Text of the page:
دانلود رایگان مقاله انگلیسی آرشیو آمریکا و تغییرات اقلیمی: خطرات و سازگاری – الزویر ۲۰۱۸
|عنوان فارسی:||آرشیو آمریکا و تغییرات اقلیمی: خطرات و سازگاری|
|عنوان انگلیسی:||American archives and climate change: Risks and adaptation|
|تعداد صفحات مقاله انگلیسی : 15||تعداد صفحات ترجمه فارسی : ترجمه نشده|
|سال انتشار : 2018||نشریه : الزویر - Elsevier|
|فرمت مقاله انگلیسی : PDF||نوع مقاله : ISI|
|نوع نگارش : مقالات پژوهشی (تحقیقاتی)||پایگاه : اسکوپوس|
|کد محصول : E9623||رفرنس : دارد|
|محتوای فایل : PDF||حجم فایل : Kb 500|
|رشته های مرتبط با این مقاله: جغرافیا|
|گرایش های مرتبط با این مقاله: آب و هوا شناسی|
|مجله: مدیریت ریسک اقلیمی - Climate Risk Management|
|دانشگاه: Geography Department - The Pennsylvania State University - USA|
|کلمات کلیدی: آرشیو، تغییرات اقلیمی، افزایش سطح آب دریا، موج طوفان، میراث فرهنگی مدیریت ریسک و خطر|
|doi یا شناسه دیجیتال: https://doi.org/10.1016/j.crm.2018.03.005|
Climate change directly affects the future security of cultural resources. Cultural heritage and in particular, archives, are increasingly at risk of degradation due to climate change threats and triggers. This study evaluated present and future consequences of water-related climate change impacts using a mapping methodology to assess exposure of American archives to incompatible weather extremes. Susceptibility to climate change threats like sea level rise, storm surge, surface water flooding, and humidity, all influenced by a combination of temperature rise and increased precipitation, at a worst-case scenario were assessed for 1232 archival repositories. Results indicate that approximately 98.8% of archives are likely to be affected by at least one climate risk factor, though on average, most archives are at low risk of exposure (90%) when risk factors are combined. Future storm surge plus sea level rise was likely to impact 17.7% of archival repositories with 22.1% affected by only storm surge and 4.3% affected by only sea level rise (1.8- m scenario). Fewer archives were likely to be susceptible to surface water flooding (2.4%). More than 90% of archives were estimated to have a temperature change greater than ±1 °C, with 7.5% of sites likely to change by ±10 °C, and 69.5% of archives were likely to receive at least 152 mm more rainfall by 2100 over current annual averages. In terms of sustainability, developing appropriate socio-economic planning schemes that integrate cumulative exposure of archives to future climate patterns is critically important for safeguarding society and its heritage. The outcomes from the risk assessment in this study aid in the decision-making process by promoting strategic adaptation protocols and providing administrators a way to prioritize archival management goals based on the expected severity of future climate change impacts.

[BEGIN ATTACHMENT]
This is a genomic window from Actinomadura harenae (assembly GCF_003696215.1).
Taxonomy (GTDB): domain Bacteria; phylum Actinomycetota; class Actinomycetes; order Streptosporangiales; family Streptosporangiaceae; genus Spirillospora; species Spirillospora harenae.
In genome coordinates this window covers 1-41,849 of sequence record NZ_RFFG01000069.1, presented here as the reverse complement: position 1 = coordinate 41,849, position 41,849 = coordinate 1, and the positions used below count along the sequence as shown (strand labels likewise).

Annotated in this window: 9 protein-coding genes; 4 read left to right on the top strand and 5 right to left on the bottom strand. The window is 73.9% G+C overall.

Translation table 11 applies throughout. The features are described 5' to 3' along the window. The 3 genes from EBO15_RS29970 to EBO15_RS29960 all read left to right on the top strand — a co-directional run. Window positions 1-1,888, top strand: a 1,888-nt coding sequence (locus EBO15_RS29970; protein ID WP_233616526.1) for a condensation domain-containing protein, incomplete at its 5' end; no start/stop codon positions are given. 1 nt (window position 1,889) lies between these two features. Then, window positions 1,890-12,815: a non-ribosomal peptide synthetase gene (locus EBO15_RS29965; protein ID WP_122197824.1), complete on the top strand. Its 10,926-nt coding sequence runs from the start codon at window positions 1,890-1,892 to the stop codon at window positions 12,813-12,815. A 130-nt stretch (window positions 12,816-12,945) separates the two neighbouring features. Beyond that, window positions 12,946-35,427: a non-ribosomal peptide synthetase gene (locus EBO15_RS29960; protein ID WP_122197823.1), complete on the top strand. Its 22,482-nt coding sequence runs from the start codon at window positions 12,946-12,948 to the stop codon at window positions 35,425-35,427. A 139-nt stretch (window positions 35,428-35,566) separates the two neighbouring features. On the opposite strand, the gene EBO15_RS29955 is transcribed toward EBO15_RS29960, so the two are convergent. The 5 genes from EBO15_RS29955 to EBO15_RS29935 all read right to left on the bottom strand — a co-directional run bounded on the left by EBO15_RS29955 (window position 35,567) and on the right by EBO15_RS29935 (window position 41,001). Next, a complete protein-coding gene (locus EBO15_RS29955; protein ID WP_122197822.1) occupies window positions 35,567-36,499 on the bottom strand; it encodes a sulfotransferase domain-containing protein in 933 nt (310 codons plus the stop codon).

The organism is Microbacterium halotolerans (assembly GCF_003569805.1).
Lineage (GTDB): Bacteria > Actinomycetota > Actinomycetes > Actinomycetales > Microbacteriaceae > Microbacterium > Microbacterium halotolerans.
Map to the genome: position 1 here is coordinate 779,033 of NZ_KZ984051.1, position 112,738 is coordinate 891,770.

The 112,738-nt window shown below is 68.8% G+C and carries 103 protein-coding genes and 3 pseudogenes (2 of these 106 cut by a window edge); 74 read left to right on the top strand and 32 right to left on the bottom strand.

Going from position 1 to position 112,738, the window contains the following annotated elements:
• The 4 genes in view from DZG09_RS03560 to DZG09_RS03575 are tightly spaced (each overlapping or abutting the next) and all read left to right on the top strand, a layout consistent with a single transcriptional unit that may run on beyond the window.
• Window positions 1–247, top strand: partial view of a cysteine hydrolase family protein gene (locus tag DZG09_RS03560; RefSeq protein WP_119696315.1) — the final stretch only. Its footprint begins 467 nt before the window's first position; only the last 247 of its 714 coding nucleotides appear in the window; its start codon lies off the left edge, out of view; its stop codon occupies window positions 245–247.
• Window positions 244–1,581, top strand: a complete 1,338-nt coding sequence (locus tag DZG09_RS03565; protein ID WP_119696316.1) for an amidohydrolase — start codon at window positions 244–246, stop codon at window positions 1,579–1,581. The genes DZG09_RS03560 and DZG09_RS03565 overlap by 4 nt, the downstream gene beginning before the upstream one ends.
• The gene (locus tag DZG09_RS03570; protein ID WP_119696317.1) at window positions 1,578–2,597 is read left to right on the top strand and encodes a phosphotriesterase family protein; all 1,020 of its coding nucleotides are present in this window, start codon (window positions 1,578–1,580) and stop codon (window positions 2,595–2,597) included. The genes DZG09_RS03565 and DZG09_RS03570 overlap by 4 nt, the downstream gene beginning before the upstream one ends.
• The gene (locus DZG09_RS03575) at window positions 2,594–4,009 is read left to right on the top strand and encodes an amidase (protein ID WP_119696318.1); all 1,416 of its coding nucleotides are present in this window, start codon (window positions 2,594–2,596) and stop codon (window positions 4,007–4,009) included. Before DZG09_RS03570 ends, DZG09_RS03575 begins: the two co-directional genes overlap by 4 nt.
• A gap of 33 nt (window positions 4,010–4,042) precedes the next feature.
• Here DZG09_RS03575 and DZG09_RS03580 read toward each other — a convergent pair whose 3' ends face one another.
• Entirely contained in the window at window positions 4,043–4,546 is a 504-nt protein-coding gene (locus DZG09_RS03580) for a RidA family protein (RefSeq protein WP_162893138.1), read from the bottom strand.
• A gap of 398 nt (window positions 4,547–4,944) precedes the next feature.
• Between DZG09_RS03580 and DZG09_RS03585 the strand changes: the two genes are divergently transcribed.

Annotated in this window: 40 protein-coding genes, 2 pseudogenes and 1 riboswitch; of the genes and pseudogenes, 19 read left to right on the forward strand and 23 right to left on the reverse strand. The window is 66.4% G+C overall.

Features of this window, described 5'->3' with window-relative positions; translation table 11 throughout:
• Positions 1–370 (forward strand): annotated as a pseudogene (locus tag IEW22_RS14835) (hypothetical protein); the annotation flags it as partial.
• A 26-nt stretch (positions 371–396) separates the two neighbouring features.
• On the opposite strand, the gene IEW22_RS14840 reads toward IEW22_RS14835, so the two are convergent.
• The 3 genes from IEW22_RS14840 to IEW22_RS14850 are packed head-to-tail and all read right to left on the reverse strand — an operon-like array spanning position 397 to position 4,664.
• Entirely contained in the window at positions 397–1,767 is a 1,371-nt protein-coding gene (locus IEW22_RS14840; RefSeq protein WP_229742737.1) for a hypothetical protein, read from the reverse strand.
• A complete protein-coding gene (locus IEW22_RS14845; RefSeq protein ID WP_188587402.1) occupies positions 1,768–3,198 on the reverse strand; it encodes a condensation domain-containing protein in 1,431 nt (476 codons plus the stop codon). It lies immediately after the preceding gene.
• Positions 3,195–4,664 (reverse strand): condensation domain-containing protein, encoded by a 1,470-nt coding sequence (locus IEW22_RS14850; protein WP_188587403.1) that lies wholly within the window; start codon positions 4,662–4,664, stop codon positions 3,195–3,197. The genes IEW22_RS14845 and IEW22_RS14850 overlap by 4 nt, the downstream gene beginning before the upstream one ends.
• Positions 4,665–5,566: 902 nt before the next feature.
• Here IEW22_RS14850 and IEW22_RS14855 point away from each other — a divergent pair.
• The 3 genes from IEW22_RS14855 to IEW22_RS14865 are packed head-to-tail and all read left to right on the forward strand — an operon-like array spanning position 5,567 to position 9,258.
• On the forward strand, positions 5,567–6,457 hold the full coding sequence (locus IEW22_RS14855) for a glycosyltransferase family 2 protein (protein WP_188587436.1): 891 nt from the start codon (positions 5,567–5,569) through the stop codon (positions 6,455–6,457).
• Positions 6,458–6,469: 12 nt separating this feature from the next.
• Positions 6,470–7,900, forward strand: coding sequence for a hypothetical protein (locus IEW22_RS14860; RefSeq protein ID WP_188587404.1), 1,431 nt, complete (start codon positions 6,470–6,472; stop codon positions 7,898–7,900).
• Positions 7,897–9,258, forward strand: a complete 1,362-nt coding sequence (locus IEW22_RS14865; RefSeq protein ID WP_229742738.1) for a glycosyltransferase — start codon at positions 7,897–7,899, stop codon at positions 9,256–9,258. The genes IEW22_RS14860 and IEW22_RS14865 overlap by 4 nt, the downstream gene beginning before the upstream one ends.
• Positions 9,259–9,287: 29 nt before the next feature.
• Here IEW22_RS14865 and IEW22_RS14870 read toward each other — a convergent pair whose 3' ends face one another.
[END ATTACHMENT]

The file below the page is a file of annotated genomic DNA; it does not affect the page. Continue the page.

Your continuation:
6. Conclusion - archive community response
Understanding the impacts of water-related climate change and climate-triggered phenomena to archival repositories is imperative for the present and future security of American cultural resources. There is an increasingly pressing need to establish strategic disaster planning initiatives that are appropriate for each archival repository and suite of local risk exposure factors. Archival records are inherently unique, and therefore not easily assigned a monetized value for insurance purposes. In other words, archives are priceless. Better coordination and cooperation between and among archival facilities will likely be required. The complete listing of American archival repositories, their locations and the potential climate change impact risks that they face (generated by the present study), could serve as a starting point for coordination and cooperation efforts organized around either geographic proximity, or similarity in risks faced. The consequences of inaction could lead to damage to national archival infrastructure and degradation and loss of the precious cultural heritage materials housed within them.
Determining the nature and potential scope of climate change and climate-triggered phenomena that threaten documentary heritage found in archives is merely a first step in a potentially lengthy process of developing management interventions and adapting professional practices. It is the hope of the authors that our analysis motivates the archival profession to consider the ways that waterrelated climate change impacts may increase future risk of exposure to extreme or incompatible climate and weather, and empowers practicing archivists to consider climate change in the management of archival collections. Furthermore, our conceptual framework and mapping methodology may serve as a template for future research both within and outside of the continental U.S. study area. In other regions of the world where risk data exist, careful and spatially explicit study of the potential impacts to archival facilities can be carried out in similar ways to the present study. As more and better climate change risk data become available, the present study can be repeated as part of an iterative process of learning and updating archival management and pre-disaster planning.